UCSU, state legislature work together on funding for higher education
In true democratic fashion, it looks like UCSU’s “Show Me the Money” campaign might be paying big dividends for CU students in the future.
Colorado is currently ranked 48th in funding for higher education nationally, but “Show Me the Money” aims to change that. The campaign, organized by UCSU and working with the Associated Students of Colorado, is supposed to help defray rising costs for students at higher education institutions across the state by lobbying state legislators to increase state funding.
The campaign kicked off this semester in the wake of UCSU’s panel on tuition on Jan. 29, and organizers are saying it is already starting to show some results.
“We’ve been making progress towards what we want to see,” said Jesse Jensen, a senior political science major and UCSU co-director of legislative affairs.
Jensen has been working with UCSU and the ASC for some time now on the campaign, lobbying members of the Colorado General Assembly and organizing a student rally at the state capital on March 3. He and other organizers said the campaign stalled a bit during the confirmation process of CU President Bruce Benson, but now they are getting back on track.
“It’s been a good year for higher education,” said Ryan Biehle, a senior political science major and UCSU chief of staff.
Biehle said that Gov. Bill Ritter recently proposed an 8.6 percent increase for higher education funding across Colorado. Biehle said the increase was primarily motivated by the results of a study by the National Center for Higher Education Management Systems. The NCHEMS study, commissioned by the Colorado Commission on Higher Education, shows that CU is further behind in funding compared to its peer institutions nationwide than other Colorado universities are compared to their peers.
In light of these results, the organizers of the campaign are planning to hold a “Merit Day” sometime in April that would bring Colorado legislators to CU for the students to talk to them in person. Biehle said that politicians need to be aware of the impact the funding crisis is having on students.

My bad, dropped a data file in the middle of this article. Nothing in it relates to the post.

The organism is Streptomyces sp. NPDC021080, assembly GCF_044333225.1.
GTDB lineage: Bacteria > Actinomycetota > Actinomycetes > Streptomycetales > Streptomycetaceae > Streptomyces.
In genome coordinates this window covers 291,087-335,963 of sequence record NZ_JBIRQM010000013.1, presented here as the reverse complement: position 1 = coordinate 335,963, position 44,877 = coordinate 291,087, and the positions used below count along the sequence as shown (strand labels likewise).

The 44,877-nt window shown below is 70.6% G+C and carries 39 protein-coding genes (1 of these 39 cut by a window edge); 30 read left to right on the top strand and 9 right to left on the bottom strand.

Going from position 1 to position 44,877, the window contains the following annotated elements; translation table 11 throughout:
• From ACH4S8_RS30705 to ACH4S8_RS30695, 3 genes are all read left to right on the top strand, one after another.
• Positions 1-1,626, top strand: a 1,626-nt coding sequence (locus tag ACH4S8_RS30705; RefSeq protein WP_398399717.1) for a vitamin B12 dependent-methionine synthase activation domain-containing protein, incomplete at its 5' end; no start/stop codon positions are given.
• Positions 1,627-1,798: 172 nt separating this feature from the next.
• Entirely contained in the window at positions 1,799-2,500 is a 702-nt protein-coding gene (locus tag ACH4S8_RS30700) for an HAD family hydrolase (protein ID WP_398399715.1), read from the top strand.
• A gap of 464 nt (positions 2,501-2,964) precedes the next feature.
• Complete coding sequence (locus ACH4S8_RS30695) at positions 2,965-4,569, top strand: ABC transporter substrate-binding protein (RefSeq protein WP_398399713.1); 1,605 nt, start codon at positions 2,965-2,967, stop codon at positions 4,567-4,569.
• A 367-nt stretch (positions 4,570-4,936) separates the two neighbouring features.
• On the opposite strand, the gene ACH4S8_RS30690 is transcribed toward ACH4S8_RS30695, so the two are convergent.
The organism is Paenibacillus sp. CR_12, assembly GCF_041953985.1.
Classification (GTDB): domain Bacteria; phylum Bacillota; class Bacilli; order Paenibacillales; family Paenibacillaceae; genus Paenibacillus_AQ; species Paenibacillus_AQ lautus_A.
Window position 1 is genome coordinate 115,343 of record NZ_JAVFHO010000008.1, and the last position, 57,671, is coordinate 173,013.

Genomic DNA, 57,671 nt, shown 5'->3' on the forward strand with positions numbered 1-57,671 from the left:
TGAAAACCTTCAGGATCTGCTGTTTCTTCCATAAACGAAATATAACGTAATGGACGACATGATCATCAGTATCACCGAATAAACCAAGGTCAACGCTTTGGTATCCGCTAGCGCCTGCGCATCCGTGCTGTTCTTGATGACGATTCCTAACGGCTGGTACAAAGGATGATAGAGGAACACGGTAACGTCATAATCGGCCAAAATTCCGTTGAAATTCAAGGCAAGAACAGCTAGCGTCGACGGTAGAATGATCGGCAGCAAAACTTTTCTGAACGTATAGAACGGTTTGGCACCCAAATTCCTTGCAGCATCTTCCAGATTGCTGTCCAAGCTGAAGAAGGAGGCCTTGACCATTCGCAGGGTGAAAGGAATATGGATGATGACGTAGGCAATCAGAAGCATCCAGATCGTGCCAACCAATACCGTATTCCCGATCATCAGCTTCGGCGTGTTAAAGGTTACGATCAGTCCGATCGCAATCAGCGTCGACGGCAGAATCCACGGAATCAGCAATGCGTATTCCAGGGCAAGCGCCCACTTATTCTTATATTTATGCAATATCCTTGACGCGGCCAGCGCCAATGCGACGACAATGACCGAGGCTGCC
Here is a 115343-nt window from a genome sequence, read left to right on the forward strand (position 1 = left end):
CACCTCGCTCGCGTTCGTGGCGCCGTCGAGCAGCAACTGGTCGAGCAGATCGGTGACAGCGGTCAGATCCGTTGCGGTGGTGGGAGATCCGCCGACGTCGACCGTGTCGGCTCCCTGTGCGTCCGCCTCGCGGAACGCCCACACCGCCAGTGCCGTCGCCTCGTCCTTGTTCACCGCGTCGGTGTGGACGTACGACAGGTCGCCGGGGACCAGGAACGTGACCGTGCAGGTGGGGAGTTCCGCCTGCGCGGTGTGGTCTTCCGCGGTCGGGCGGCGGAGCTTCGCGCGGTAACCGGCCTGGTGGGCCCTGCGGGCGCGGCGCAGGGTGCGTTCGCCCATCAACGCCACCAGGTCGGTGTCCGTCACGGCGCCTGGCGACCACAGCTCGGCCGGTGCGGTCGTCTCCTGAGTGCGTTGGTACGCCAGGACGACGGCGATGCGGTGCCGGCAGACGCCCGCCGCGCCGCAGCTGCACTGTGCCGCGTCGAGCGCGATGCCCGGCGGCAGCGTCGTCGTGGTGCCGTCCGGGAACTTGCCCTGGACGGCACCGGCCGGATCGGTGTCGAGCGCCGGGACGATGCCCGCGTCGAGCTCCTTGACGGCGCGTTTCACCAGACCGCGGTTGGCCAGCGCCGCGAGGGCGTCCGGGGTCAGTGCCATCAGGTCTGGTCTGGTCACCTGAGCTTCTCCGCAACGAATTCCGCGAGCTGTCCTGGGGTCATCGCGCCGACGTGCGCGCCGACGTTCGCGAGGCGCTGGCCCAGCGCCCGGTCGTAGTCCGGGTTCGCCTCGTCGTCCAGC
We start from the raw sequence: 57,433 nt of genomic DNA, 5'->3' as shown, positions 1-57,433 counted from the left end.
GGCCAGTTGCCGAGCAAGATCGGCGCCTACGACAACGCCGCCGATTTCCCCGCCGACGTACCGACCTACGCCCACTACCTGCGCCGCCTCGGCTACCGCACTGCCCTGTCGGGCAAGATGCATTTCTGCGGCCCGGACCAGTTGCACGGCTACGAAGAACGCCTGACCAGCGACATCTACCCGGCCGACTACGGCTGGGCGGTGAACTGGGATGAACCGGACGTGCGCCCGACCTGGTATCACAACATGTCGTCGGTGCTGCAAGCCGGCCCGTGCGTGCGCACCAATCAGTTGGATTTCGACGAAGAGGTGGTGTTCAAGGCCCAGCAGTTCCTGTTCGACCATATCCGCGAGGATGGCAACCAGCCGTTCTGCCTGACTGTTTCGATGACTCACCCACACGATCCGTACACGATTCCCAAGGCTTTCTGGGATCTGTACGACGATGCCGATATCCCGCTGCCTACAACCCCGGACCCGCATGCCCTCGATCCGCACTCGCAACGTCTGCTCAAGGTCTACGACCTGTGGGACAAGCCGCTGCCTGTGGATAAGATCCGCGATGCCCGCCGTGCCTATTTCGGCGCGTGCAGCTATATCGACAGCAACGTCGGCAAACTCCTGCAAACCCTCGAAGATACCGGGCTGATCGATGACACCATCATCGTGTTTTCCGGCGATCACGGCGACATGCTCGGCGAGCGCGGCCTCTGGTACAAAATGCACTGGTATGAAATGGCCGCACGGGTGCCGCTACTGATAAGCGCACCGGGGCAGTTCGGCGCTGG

“Legislators need to know that students are personally affected by this,” Biehle said. “It’s not just a budget crisis, it’s a personal crisis.”
CU students are getting some help from people in the academic and political world as well.
Hollie Stevenson, CU’s executive director of state and federal government relations, said the governor’s proposed increase would give $48.5 million to higher education centers statewide, with $15 million going to the CU system. Stevenson said she has been working to make sure that money ends up in the state’s budget bill and that the governor’s office supports the goals of students.
“The students have definitely had an impact on the governor’s office and the general assembly,” Stevenson said. “The governor and the general assembly do want to support higher education.”
State Sen. Ron Tupa, vice-chair of the Senate Committee on Education, has said he also supports student involvement in the discussion on higher education funding. Tupa, who represents Colorado’s 18th senate district, which includes Boulder and CU, said he would like to see students become more involved in the political process and become “regular fixtures” at the Capitol.
“The old saying is true, the squeaky wheel gets the grease,” Tupa said.
Tupa also said that legislators have started taking higher education funding seriously lately because of the publicity over the state’s low ranking.
“The legislative sentiment has certainly changed over the last three or four years,” Tupa said. “Nothing like collective shame to spur politicians and legislators to action.”
Tupa said he would like to see some progress made toward resolving the funding crisis soon as this is his final year as a senator.
Tupa has previously supported a wide variety of measures to increase funding for higher education, including using money from the Colorado Lottery and an oil and gas severance tax. He is also working on a state constitutional amendment that would allow casinos in Colorado to raise their betting limits from $5 to $100, with the increase going towards higher education.
Tupa said he was cautiously optimistic that some form of legislation might pass this session and that he would consider all the options before deciding which to finally support.
“There are creative ways we can address the issue this legislative session,” he said.
Contact Campus Press Staff Writer Rob Ryan at firstname.lastname@example.org.